Higher Education Minister Lakshman Kiriella in an interview with Dailymirror over the phone, spelt out the Higher Education policy of the new Government, an approach different to the previous Government in some aspects.
What is your assessment on the present status of the higher education in the country?
Today, the higher education institutions are centrally controlled by the Government. As a result, all these institutions have lost their individualities. There is no free thinking. They are just following the Government guidelines. The UNP-led Government thinks quite differently. We want to give autonomy to the universities so that the respective Vice Chancellors and the Councils run them. The Government would lay down policies and provide finances. But, the actual running of the universities should be done by the Vice Chancellors and the Councils. That is how in other countries they have very good universities. There are a lot of free-thinking, new ideas and intellectual discourses which are lacking very much in our universities.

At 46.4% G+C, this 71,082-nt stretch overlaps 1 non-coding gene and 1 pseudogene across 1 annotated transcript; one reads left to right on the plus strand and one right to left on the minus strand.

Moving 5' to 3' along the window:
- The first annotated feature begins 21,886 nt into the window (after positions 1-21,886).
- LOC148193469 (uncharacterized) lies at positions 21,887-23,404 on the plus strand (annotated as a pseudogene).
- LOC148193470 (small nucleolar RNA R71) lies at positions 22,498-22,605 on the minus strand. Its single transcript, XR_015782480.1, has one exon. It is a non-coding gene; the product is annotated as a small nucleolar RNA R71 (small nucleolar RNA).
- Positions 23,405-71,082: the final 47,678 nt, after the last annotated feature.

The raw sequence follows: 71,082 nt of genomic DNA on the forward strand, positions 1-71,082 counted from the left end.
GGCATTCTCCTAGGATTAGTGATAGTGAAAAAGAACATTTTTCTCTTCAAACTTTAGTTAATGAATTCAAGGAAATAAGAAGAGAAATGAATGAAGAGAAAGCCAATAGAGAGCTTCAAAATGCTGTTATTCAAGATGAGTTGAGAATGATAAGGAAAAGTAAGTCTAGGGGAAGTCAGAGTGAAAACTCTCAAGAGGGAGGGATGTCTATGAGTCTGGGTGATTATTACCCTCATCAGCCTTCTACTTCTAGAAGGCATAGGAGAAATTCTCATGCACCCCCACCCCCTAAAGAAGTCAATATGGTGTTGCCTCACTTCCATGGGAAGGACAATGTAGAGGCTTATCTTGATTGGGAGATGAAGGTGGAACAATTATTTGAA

In fact, when the 19th Amendment was discussed, it was proposed to make the Universities Grants Commission and Independent Commission. It was the UNP standpoint. However, it was dropped during further discussions. When the new constitution is drafted next year, the new Universities Bill, ensuring autonomy to the universities would be brought in.
When you say autonomy to the universities; does it mean they even admit students on their own?
It is not like that. All the decisions pertaining to the academia should be taken by the universities. Recruitment of lecturers, developing links with foreign universities, and conducting students’ exchange programmes etc., have to be done by them. The day-to-day running of the universities should be done by them. Students would be given facilities including accommodation. We are giving them responsibility. Giving autonomy does not mean the Government is